– I feel really lucky to be able to work with Carrion Sunflower. I feel even luckier to be able to call the man behind this project a really great friend who has even been there for me when I’ve been down despite the fact he lives thousands of miles away. The packaging choices were mostly left up to myself so it allowed me to try some pretty cool things I’ve always wanted to do. A hand full of really great artists have also worked on the project as well. The only unfortunate stuff was that we hit a few snags that have caused some delays. I had a bit of a personal crisis in my life and Carrion Sunflower lost his internet connection and is still without it. But we are getting there and it’s going to all be ready soon hopefully. There is only one bit more I am waiting to receive at this point.

That seems to entwine with the aesthetics of the label. They seem to derive somewhat of nihilism, or symbolism in general. There’s something personal about it, something unique. What’s your task when it comes to the aesthetics in general and the releases in particular?

– Well, I by no means assert myself as the art director of the releases on my label. I love to throw around ideas and see if any stick with the artist. However if I am working with an artist and they already have art they want to use or have their own ideas they would like me to carry out I will do my best to make it all work. There was an instance with Carrion Sunflower where there was one image he really wanted to use but it was such a low res image I couldn’t get it to look good no matter what I tried so we had a scrap it. I obviously have the most fun though when I get to plan the release with the artist and come up with crazy packaging and multiple formats. I cover all of the costs myself out of my own pocket. For Carrion Sunflower I paid for mastering, art from multiple artists, screen printing, and obviously pressing costs. On the other side of things though I work with a band called Fistula. They cover all of their own costs and always have all of their own artwork. So my main job is to figure out if there is a way we can fit the artwork to a more creative packaging and to get the music out on whatever format(s) we choose. I think everyone will find that there will be a big mix of formats and art directions with the releases on my label over time.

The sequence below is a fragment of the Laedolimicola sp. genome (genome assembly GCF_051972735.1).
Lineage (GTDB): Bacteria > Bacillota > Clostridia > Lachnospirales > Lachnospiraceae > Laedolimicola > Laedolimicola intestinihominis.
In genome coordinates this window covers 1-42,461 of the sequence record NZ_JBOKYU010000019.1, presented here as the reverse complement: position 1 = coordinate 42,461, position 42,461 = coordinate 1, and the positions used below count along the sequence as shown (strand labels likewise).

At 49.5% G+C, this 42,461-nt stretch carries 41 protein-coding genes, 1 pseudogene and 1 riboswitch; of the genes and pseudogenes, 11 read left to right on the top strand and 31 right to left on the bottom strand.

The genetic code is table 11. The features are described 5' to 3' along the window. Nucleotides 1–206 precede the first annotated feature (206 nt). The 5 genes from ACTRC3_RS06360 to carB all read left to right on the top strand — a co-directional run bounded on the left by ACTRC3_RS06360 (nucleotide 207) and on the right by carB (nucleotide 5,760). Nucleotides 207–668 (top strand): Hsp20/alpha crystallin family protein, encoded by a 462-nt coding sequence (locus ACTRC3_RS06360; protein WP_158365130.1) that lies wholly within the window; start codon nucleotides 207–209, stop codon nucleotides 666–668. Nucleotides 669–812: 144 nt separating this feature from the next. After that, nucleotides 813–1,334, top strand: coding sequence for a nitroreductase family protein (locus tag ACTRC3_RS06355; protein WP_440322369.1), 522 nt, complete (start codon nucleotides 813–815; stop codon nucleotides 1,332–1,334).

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Fistula seem to be a whole other deal. It’s the second release on your label. Which was a split together with Radiation Sickness. Where did you stumble upon these guys and what’s behind it?

– Fistula is a doom/sludge/whatever hateful shit they feel like playing outfit from Ohio. I was a fan of their music for some time before I ever really got to start working with them. The relationship came to be when my former roommate and one of my best friends started releasing their music on his label PATAC records. Soon after he started releasing their stuff he became the singer of the band. I started talking to the man behind their music Corey Bing and we happened to just hit it off and really get along well. Corey much like Carrion has now also become a good friend of mine who has really put himself out there for me. We plan to work together a lot in the future.

What kind of collaboration would that be?

– I’m not sure I understand what you are asking here. If you are wondering what else we have planned for the future I can’t tell all at this moment. I can however mention that I am going to be releasing past material previously unreleased. The album is called Worship and the vocals are being redone by Coffinworms Dave Britts. That release will come out on both lathe and cassette. There is no set date yet for this release.

Another thing that seemed to have come very quickly were the t-shirts. First up was the one with the Baphomet print. What do all the symbols represent that you’ve got in there and how do you print them?